Watch Edith+Eddie, an Intense, Oscar-Nominated Short Film About America’s Oldest Interracial Newlyweds

It says a great deal about the accep­tance of inter­ra­cial mar­riage in Amer­i­ca that you don’t much hear the phrase “inter­ra­cial mar­riage” itself any­more: in much of the coun­try, such unions have become so com­mon as not to mer­it their own intel­lec­tu­al cat­e­go­ry. But what about elder­ly inter­ra­cial new­ly­weds? That much more demo­graph­i­cal­ly unusu­al phe­nom­e­non — or rather, the actu­al nona­ge­nar­i­an, recent­ly mar­ried inter­ra­cial cou­ple of Edith Hill and Eddie Har­ri­son — pro­vides the sub­ject for Lau­ra Check­oway’s short doc­u­men­tary Edith+Eddie, which you can watch free on

“Hill was 96 and Har­ri­son 95 years old when they were mar­ried, and the film bills the two as ‘Amer­i­ca’s old­est inter­ra­cial new­ly­weds’ at the time of their union in 2014,” writes the Hol­ly­wood Reporter’s Chris Gard­ner in an arti­cle on the film’s hav­ing been pro­duced by Cher.

But “what could’ve been a heart-warm­ing love sto­ry turned into some­thing trag­ic as the two were sep­a­rat­ed by Hill’s fam­i­ly in a bit­ter fam­i­ly feud,” a source of much of the con­sid­er­able dra­ma in the movie’s 30 min­utes. “The cou­ple had been shar­ing Hill’s Vir­ginia home until one of her daugh­ters forcibly moved her to Flori­da, sep­a­rat­ing the cou­ple.”

Alas, Har­ri­son died dur­ing a bout of influen­za just three months lat­er. “He lived for her, and she lived for him. It’s the love sto­ry of the cen­tu­ry,” said Hill’s daugh­ter, quot­ed in a Guardian arti­cle that describes how “their mar­riage was prob­lem­at­ic because Hill has been declared legal­ly inca­pac­i­tat­ed for sev­er­al years.” Anoth­er daugh­ter “con­test­ed the mar­riage, say­ing it would com­pli­cate the even­tu­al dis­tri­b­u­tion of Hill’s estate. But Hill and Har­ri­son said they want­ed to stay togeth­er.” And giv­en all they’d lived through — “the two long­time Vir­gini­ans would not have been allowed to mar­ry if they had met in their 20s, 30s or 40s under state law at the time” — one eas­i­ly under­stands why.

Stream Edith+Eddie for free on

Relat­ed Con­tent:

A 103-Year-Old Harlem Renais­sance Dancer Sees Her­self on Film for the First Time & Becomes an Inter­net Star

Charles Dar­win Cre­ates a Hand­writ­ten List of Argu­ments for and Against Mar­riage (1838)

Chris Rock Reads James Baldwin’s Still Time­ly Let­ter on Race in Amer­i­ca: “We Can Make What Amer­i­ca Must Become”

Richard Feynman’s Let­ter to His Depart­ed Wife: “You, Dead, Are So Much Bet­ter Than Any­one Else Alive” (1946)

Based in Seoul, Col­in Mar­shall writes and broad­casts on cities and cul­ture. His projects include the book The State­less City: a Walk through 21st-Cen­tu­ry Los Ange­les and the video series The City in Cin­e­ma. Fol­low him on Twit­ter at @colinmarshall or on Face­book.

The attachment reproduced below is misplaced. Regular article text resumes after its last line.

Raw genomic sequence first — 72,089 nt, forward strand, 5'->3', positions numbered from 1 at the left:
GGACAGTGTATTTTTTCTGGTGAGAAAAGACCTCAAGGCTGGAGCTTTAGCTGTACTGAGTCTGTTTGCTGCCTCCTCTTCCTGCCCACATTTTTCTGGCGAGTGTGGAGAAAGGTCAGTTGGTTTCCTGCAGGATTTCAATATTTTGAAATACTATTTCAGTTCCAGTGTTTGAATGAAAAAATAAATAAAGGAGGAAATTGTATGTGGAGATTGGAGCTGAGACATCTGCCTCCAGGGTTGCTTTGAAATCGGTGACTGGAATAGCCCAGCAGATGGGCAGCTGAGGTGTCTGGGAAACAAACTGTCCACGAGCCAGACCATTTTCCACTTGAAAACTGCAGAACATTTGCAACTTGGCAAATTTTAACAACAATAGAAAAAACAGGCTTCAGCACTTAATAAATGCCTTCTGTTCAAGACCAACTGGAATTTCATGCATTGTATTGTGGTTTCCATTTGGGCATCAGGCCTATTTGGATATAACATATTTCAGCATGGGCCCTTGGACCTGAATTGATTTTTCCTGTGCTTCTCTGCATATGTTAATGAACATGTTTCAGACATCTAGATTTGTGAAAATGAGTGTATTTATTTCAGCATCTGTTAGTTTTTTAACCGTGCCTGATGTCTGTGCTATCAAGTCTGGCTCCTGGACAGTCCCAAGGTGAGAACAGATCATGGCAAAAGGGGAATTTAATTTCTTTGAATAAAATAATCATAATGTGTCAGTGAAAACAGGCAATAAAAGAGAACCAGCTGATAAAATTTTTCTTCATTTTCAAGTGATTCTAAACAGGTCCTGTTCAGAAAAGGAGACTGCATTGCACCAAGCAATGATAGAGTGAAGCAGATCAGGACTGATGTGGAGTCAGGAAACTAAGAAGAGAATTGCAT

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Comments (3)
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  • Marcolwat says:

    Love is a beau­ti­ful thing that should be shared no mat­ter how old you get. In fact, love, com­pan­ion­ship with some­one that you share com­mon val­ues and expe­ri­ences tend to extend your life and make it pur­pose­ful. This was what I think Eddie and Edith shared.

    I pray for the assigned guardian and her daugh­ter from Flori­da; they are the most heart­less peo­ple one could imag­ine. Life how­ev­er can also be cru­el, and age is not some­thing that’s going, its some­thing that’s com­ing. What goes around, comes around. Their chil­dren are watch­ing, and God does­nt sleep. They took away joy from two peo­ple and sub­se­quent­ly con­tributed to Eddie’s death. And for what? How long will that what last? “For what does it prof­it a man to gain the world, but lose his soul?”

    I pray God’s grace and mer­cy over Edith. And I pray for all the elder­ly who will be put through sim­i­lar sit­u­a­tion due a fault sys­tem that only ben­e­fits the “guardian”.

  • Cassandra says:

    Right. Heart­less peo­ple… No com­mu­ni­ca­tion with the only fam­i­ly Edith has ever known and did not allow her com­mu­ni­ca­tion with her hus­band even on his Deathbed.
    Poor Edith. This is heart break­ing.
    This reminds me of when I did a hos­pi­tal chap­lain­cy and and old lady was hos­pi­tal­ized after her fam­i­ly moved her to Texas. She stopped talk­ing and all she ever said was, I want to go home, I want to go home. She died about a month after they moved her.

  • Marlene B. says:

    How insane that sys­tem /guardianship com­mit­ted the EPITOME of elder­ly abuse—-TOTALLY DISREGARDING both of their CHOICES, even manip­u­lat­ed police to threaten/kidnap/force Edith out of her own life­long home. The abuse and total iso­la­tion then killed Eddie.

    Those who enabled this should be sued for every nick­el they have and held account­able for their crim­i­nal behav­ior. Hope perps burn in HE‑L

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